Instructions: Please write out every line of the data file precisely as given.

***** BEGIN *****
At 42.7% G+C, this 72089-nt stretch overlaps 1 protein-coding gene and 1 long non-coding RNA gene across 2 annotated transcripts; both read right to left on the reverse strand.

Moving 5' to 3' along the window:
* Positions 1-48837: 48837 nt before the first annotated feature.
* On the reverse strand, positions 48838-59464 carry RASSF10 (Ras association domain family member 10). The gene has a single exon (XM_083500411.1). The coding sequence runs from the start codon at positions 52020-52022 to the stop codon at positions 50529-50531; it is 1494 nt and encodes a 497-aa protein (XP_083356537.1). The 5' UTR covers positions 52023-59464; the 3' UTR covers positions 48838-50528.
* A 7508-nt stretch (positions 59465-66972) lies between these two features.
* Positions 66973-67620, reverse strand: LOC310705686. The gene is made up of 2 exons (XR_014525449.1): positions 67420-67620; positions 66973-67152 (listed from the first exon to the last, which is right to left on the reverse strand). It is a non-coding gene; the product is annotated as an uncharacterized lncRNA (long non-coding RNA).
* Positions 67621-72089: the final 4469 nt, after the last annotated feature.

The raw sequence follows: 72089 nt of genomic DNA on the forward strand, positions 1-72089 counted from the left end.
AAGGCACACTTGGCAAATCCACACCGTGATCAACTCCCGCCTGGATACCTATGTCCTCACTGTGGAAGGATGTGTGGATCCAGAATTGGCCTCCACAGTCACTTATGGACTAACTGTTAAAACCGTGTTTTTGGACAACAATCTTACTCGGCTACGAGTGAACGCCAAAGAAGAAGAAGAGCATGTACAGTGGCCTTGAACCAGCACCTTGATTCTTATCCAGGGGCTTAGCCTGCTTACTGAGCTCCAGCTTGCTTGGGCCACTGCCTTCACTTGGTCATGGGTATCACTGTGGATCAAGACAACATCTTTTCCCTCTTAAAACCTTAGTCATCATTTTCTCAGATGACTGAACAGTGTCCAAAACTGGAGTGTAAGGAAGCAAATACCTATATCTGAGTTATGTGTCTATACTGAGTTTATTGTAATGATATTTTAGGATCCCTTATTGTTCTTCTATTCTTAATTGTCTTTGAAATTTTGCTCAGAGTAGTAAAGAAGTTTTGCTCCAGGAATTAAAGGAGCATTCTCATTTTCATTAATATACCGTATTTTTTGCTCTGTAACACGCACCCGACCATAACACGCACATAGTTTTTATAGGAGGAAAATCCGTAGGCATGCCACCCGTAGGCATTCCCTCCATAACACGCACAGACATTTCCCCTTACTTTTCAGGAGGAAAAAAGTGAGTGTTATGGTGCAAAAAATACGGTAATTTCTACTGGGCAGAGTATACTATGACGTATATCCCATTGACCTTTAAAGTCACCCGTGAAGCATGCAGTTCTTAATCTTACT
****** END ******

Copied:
At 42.7% G+C, this 72089-nt stretch overlaps 1 protein-coding gene and 1 long non-coding RNA gene across 2 annotated transcripts; both read right to left on the reverse strand.

Moving 5' to 3' along the window:
* Positions 1-48837: 48837 nt before the first annotated feature.
* On the reverse strand, positions 48838-59464 carry RASSF10 (Ras association domain family member 10). The gene has a single exon (XM_083500411.1). The coding sequence runs from the start codon at positions 52020-52022 to the stop codon at positions 50529-50531; it is 1494 nt and encodes a 497-aa protein (XP_083356537.1). The 5' UTR covers positions 52023-59464; the 3' UTR covers positions 48838-50528.
* A 7508-nt stretch (positions 59465-66972) lies between these two features.
* Positions 66973-67620, reverse strand: LOC310705686. The gene is made up of 2 exons (XR_014525449.1): positions 67420-67620; positions 66973-67152 (listed from the first exon to the last, which is right to left on the reverse strand). It is a non-coding gene; the product is annotated as an uncharacterized lncRNA (long non-coding RNA).
* Positions 67621-72089: the final 4469 nt, after the last annotated feature.

The raw sequence follows: 72089 nt of genomic DNA on the forward strand, positions 1-72089 counted from the left end.
AAGGCACACTTGGCAAATCCACACCGTGATCAACTCCCGCCTGGATACCTATGTCCTCACTGTGGAAGGATGTGTGGATCCAGAATTGGCCTCCACAGTCACTTATGGACTAACTGTTAAAACCGTGTTTTTGGACAACAATCTTACTCGGCTACGAGTGAACGCCAAAGAAGAAGAAGAGCATGTACAGTGGCCTTGAACCAGCACCTTGATTCTTATCCAGGGGCTTAGCCTGCTTACTGAGCTCCAGCTTGCTTGGGCCACTGCCTTCACTTGGTCATGGGTATCACTGTGGATCAAGACAACATCTTTTCCCTCTTAAAACCTTAGTCATCATTTTCTCAGATGACTGAACAGTGTCCAAAACTGGAGTGTAAGGAAGCAAATACCTATATCTGAGTTATGTGTCTATACTGAGTTTATTGTAATGATATTTTAGGATCCCTTATTGTTCTTCTATTCTTAATTGTCTTTGAAATTTTGCTCAGAGTAGTAAAGAAGTTTTGCTCCAGGAATTAAAGGAGCATTCTCATTTTCATTAATATACCGTATTTTTTGCTCTGTAACACGCACCCGACCATAACACGCACATAGTTTTTATAGGAGGAAAATCCGTAGGCATGCCACCCGTAGGCATTCCCTCCATAACACGCACAGACATTTCCCCTTACTTTTCAGGAGGAAAAAAGTGAGTGTTATGGTGCAAAAAATACGGTAATTTCTACTGGGCAGAGTATACTATGACGTATATCCCATTGACCTTTAAAGTCACCCGTGAAGCATGCAGTTCTTAATCTTACT